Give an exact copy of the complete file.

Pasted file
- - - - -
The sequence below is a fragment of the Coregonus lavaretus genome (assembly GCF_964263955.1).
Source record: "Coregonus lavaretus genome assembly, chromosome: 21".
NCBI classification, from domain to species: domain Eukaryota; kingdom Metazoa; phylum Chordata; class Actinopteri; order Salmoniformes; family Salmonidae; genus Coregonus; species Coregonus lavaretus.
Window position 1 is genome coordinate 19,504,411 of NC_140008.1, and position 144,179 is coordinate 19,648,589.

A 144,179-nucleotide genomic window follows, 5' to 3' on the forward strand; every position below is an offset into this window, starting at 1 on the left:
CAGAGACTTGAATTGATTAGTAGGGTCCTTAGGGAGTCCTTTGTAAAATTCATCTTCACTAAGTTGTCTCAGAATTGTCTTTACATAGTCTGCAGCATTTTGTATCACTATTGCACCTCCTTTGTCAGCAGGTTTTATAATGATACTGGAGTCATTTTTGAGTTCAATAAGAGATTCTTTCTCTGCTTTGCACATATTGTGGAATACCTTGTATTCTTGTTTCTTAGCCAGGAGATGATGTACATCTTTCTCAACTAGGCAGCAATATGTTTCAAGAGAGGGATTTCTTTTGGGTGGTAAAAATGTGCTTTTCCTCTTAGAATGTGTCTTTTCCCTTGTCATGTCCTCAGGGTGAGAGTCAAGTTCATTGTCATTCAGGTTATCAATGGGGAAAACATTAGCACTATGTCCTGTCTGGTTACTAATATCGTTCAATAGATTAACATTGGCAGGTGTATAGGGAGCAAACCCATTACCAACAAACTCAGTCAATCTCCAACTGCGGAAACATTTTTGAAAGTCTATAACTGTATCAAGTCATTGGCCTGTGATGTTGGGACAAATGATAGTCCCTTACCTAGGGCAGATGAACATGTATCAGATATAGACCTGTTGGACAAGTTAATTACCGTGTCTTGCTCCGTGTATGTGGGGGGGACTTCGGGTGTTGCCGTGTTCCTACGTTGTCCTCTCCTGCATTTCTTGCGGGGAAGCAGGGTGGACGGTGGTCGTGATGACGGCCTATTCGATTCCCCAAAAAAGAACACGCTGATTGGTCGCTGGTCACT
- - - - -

The sequence below is a fragment of the Coregonus lavaretus genome (assembly GCF_964263955.1).
Source record: "Coregonus lavaretus genome assembly, chromosome: 21".
NCBI classification, from domain to species: domain Eukaryota; kingdom Metazoa; phylum Chordata; class Actinopteri; order Salmoniformes; family Salmonidae; genus Coregonus; species Coregonus lavaretus.
Window position 1 is genome coordinate 19,504,411 of NC_140008.1, and position 144,179 is coordinate 19,648,589.

A 144,179-nucleotide genomic window follows, 5' to 3' on the forward strand; every position below is an offset into this window, starting at 1 on the left:
CAGAGACTTGAATTGATTAGTAGGGTCCTTAGGGAGTCCTTTGTAAAATTCATCTTCACTAAGTTGTCTCAGAATTGTCTTTACATAGTCTGCAGCATTTTGTATCACTATTGCACCTCCTTTGTCAGCAGGTTTTATAATGATACTGGAGTCATTTTTGAGTTCAATAAGAGATTCTTTCTCTGCTTTGCACATATTGTGGAATACCTTGTATTCTTGTTTCTTAGCCAGGAGATGATGTACATCTTTCTCAACTAGGCAGCAATATGTTTCAAGAGAGGGATTTCTTTTGGGTGGTAAAAATGTGCTTTTCCTCTTAGAATGTGTCTTTTCCCTTGTCATGTCCTCAGGGTGAGAGTCAAGTTCATTGTCATTCAGGTTATCAATGGGGAAAACATTAGCACTATGTCCTGTCTGGTTACTAATATCGTTCAATAGATTAACATTGGCAGGTGTATAGGGAGCAAACCCATTACCAACAAACTCAGTCAATCTCCAACTGCGGAAACATTTTTGAAAGTCTATAACTGTATCAAGTCATTGGCCTGTGATGTTGGGACAAATGATAGTCCCTTACCTAGGGCAGATGAACATGTATCAGATATAGACCTGTTGGACAAGTTAATTACCGTGTCTTGCTCCGTGTATGTGGGGGGGACTTCGGGTGTTGCCGTGTTCCTACGTTGTCCTCTCCTGCATTTCTTGCGGGGAAGCAGGGTGGACGGTGGTCGTGATGACGGCCTATTCGATTCCCCAAAAAAGAACACGCTGATTGGTCGCTGGTCACT